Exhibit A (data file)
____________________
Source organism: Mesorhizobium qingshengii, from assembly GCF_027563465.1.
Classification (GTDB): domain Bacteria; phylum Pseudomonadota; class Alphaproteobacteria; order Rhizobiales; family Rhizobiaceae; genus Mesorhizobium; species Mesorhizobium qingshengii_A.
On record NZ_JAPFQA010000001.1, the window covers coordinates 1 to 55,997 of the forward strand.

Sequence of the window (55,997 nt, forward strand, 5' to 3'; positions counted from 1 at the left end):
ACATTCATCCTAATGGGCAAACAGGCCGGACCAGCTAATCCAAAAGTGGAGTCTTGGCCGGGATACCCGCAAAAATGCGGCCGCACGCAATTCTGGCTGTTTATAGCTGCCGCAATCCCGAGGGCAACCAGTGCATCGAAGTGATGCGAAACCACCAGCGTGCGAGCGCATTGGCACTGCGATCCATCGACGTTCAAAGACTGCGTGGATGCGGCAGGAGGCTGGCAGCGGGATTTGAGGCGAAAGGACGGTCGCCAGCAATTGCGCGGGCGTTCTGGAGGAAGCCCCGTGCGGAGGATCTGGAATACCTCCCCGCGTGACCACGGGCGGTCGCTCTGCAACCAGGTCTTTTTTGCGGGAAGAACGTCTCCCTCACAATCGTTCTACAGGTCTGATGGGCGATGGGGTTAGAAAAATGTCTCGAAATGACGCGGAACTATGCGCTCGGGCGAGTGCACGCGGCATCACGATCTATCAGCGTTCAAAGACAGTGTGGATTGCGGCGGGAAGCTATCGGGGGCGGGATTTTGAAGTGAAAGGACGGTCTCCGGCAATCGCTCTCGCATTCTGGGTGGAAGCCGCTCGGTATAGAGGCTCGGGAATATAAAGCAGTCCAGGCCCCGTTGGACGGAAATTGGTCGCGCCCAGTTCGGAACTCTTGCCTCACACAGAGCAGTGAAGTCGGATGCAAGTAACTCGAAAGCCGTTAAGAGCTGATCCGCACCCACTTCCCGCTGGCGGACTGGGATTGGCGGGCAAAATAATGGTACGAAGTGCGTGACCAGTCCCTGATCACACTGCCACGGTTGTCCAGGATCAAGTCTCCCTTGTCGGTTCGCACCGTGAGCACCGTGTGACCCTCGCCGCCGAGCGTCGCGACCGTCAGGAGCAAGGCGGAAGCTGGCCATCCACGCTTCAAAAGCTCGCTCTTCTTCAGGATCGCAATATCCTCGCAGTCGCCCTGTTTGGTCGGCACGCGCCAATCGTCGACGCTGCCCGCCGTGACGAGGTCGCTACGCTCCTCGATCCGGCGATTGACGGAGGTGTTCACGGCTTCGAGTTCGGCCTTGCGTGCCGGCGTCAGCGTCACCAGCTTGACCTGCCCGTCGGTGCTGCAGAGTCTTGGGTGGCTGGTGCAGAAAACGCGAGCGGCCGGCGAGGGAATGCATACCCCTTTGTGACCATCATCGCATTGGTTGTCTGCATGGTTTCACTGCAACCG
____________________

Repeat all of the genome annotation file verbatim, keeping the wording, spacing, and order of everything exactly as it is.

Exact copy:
Source organism: Mesorhizobium qingshengii, from assembly GCF_027563465.1.
Classification (GTDB): domain Bacteria; phylum Pseudomonadota; class Alphaproteobacteria; order Rhizobiales; family Rhizobiaceae; genus Mesorhizobium; species Mesorhizobium qingshengii_A.
On record NZ_JAPFQA010000001.1, the window covers coordinates 1 to 55,997 of the forward strand.

Sequence of the window (55,997 nt, forward strand, 5' to 3'; positions counted from 1 at the left end):
ACATTCATCCTAATGGGCAAACAGGCCGGACCAGCTAATCCAAAAGTGGAGTCTTGGCCGGGATACCCGCAAAAATGCGGCCGCACGCAATTCTGGCTGTTTATAGCTGCCGCAATCCCGAGGGCAACCAGTGCATCGAAGTGATGCGAAACCACCAGCGTGCGAGCGCATTGGCACTGCGATCCATCGACGTTCAAAGACTGCGTGGATGCGGCAGGAGGCTGGCAGCGGGATTTGAGGCGAAAGGACGGTCGCCAGCAATTGCGCGGGCGTTCTGGAGGAAGCCCCGTGCGGAGGATCTGGAATACCTCCCCGCGTGACCACGGGCGGTCGCTCTGCAACCAGGTCTTTTTTGCGGGAAGAACGTCTCCCTCACAATCGTTCTACAGGTCTGATGGGCGATGGGGTTAGAAAAATGTCTCGAAATGACGCGGAACTATGCGCTCGGGCGAGTGCACGCGGCATCACGATCTATCAGCGTTCAAAGACAGTGTGGATTGCGGCGGGAAGCTATCGGGGGCGGGATTTTGAAGTGAAAGGACGGTCTCCGGCAATCGCTCTCGCATTCTGGGTGGAAGCCGCTCGGTATAGAGGCTCGGGAATATAAAGCAGTCCAGGCCCCGTTGGACGGAAATTGGTCGCGCCCAGTTCGGAACTCTTGCCTCACACAGAGCAGTGAAGTCGGATGCAAGTAACTCGAAAGCCGTTAAGAGCTGATCCGCACCCACTTCCCGCTGGCGGACTGGGATTGGCGGGCAAAATAATGGTACGAAGTGCGTGACCAGTCCCTGATCACACTGCCACGGTTGTCCAGGATCAAGTCTCCCTTGTCGGTTCGCACCGTGAGCACCGTGTGACCCTCGCCGCCGAGCGTCGCGACCGTCAGGAGCAAGGCGGAAGCTGGCCATCCACGCTTCAAAAGCTCGCTCTTCTTCAGGATCGCAATATCCTCGCAGTCGCCCTGTTTGGTCGGCACGCGCCAATCGTCGACGCTGCCCGCCGTGACGAGGTCGCTACGCTCCTCGATCCGGCGATTGACGGAGGTGTTCACGGCTTCGAGTTCGGCCTTGCGTGCCGGCGTCAGCGTCACCAGCTTGACCTGCCCGTCGGTGCTGCAGAGTCTTGGGTGGCTGGTGCAGAAAACGCGAGCGGCCGGCGAGGGAATGCATACCCCTTTGTGACCATCATCGCATTGGTTGTCTGCATGGTTTCACTGCAACCG